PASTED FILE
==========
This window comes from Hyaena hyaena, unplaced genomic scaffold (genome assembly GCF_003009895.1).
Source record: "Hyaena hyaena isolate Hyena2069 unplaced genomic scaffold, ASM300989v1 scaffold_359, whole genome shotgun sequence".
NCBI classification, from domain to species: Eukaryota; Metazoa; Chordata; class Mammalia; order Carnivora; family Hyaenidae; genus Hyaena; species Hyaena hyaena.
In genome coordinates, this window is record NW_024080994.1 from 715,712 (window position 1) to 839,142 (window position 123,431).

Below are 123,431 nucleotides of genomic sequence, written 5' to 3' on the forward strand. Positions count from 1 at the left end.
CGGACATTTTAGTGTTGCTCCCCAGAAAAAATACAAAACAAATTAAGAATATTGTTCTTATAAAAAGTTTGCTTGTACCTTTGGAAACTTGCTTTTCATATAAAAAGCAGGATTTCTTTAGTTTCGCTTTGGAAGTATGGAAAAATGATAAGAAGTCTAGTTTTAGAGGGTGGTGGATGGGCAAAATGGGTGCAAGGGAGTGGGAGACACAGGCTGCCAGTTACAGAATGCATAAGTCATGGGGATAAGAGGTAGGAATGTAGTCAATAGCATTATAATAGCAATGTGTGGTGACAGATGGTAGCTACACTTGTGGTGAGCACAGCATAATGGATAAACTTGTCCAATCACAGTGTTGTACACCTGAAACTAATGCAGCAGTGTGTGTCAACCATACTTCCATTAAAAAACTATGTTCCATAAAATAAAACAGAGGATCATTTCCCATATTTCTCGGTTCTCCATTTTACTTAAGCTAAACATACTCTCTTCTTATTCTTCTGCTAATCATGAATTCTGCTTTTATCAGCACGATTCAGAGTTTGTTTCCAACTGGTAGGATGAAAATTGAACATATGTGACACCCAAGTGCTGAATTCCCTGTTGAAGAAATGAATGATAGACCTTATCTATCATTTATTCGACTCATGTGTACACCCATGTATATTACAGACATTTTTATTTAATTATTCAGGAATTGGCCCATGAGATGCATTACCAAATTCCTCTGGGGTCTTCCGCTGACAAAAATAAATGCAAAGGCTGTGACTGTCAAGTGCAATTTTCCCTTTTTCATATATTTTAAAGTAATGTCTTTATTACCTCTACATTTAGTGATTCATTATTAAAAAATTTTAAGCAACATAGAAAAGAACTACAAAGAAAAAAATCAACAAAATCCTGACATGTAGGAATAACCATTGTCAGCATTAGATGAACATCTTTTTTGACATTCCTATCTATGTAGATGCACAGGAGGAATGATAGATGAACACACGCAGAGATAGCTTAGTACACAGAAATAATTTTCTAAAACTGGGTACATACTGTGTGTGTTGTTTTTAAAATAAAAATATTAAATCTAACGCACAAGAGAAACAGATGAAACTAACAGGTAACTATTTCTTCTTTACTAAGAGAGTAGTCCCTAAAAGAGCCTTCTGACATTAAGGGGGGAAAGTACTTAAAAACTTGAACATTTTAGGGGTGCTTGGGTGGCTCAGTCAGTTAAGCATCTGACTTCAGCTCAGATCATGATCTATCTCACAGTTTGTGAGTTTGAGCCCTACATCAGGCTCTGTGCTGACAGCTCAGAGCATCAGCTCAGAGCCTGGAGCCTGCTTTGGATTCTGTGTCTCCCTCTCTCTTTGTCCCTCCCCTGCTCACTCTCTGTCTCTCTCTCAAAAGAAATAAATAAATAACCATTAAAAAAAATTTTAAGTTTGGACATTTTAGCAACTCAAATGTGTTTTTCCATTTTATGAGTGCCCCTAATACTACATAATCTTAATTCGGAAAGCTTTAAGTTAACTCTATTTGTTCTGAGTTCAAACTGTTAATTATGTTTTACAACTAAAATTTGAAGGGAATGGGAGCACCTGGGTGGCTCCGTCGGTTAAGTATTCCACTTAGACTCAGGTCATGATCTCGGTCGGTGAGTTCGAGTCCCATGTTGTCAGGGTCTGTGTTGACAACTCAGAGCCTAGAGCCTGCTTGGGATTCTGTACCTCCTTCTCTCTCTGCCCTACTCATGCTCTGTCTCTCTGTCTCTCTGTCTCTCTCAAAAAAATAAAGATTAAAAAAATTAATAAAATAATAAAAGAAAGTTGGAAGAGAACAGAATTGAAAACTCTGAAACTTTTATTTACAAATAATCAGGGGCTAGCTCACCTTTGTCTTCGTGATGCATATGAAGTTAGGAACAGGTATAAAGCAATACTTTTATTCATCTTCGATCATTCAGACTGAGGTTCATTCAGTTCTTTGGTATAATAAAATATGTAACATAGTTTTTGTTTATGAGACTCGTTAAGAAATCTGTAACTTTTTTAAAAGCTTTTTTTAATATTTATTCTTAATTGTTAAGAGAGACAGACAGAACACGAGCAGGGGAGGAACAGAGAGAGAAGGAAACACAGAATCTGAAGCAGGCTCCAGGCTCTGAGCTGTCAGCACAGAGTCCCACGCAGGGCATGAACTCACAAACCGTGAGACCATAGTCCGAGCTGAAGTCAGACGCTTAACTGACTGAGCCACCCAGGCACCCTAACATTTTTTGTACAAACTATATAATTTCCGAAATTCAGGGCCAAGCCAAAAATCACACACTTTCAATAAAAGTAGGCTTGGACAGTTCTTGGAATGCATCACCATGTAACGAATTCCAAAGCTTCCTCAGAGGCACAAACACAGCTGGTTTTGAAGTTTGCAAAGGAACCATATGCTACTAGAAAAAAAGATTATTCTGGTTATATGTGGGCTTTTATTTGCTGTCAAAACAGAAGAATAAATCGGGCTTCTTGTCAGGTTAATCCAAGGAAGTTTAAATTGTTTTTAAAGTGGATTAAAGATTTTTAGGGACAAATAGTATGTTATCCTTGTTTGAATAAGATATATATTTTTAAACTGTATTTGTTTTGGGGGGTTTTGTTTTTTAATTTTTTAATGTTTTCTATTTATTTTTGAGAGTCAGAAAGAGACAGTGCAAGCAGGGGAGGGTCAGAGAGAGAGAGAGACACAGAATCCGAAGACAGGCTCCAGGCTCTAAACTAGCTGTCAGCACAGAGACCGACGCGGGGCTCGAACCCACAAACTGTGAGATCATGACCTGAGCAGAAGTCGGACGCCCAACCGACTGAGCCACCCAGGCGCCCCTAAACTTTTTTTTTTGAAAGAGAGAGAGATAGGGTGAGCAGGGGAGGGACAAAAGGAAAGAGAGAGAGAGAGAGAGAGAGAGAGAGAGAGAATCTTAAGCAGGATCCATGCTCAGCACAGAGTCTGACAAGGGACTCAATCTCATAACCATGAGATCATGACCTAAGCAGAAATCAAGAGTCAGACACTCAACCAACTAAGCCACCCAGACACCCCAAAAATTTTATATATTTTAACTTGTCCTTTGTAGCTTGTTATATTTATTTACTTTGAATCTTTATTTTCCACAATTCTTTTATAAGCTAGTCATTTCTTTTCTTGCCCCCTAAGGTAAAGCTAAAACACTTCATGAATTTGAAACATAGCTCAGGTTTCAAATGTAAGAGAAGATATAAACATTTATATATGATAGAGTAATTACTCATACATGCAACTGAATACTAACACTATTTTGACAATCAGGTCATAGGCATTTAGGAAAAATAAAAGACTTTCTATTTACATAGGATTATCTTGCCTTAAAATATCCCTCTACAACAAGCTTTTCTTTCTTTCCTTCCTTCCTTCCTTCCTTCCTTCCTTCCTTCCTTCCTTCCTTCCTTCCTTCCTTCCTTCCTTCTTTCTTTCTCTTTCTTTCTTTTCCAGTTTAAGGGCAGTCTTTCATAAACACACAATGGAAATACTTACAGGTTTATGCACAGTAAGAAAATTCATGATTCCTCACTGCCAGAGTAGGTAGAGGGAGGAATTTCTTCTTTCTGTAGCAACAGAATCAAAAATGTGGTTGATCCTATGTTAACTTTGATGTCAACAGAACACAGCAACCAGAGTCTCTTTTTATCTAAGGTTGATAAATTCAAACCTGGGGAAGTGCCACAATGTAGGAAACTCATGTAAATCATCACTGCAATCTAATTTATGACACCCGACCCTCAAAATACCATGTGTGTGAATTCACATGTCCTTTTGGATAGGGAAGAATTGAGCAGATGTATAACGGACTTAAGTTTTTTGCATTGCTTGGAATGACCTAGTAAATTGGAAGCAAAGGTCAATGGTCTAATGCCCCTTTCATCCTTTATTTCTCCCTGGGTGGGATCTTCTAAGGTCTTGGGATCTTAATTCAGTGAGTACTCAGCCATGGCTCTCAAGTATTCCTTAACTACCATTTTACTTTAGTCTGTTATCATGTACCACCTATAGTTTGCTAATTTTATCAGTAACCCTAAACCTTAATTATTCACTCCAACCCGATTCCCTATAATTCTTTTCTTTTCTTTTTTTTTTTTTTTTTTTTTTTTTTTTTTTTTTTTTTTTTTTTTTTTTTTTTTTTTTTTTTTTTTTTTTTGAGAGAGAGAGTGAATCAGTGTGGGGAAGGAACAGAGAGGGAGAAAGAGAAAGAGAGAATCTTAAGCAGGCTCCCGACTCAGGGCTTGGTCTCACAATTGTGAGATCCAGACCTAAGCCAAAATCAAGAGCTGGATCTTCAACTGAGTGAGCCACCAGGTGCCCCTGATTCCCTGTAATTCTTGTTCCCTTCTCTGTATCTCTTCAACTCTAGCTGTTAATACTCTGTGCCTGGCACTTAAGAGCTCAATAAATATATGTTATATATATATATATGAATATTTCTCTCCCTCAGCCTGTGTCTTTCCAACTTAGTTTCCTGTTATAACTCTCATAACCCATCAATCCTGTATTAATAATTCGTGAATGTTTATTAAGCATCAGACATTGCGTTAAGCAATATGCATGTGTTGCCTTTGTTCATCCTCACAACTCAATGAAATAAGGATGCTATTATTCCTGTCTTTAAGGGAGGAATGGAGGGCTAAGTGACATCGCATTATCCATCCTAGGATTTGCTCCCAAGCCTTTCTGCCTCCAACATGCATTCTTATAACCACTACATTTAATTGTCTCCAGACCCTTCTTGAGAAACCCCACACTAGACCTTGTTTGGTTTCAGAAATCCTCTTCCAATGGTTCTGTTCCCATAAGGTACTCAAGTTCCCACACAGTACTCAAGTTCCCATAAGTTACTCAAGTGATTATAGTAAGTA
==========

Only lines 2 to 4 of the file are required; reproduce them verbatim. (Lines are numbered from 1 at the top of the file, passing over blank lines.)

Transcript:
Source record: "Hyaena hyaena isolate Hyena2069 unplaced genomic scaffold, ASM300989v1 scaffold_359, whole genome shotgun sequence".
NCBI classification, from domain to species: Eukaryota; Metazoa; Chordata; class Mammalia; order Carnivora; family Hyaenidae; genus Hyaena; species Hyaena hyaena.
In genome coordinates, this window is record NW_024080994.1 from 715,712 (window position 1) to 839,142 (window position 123,431).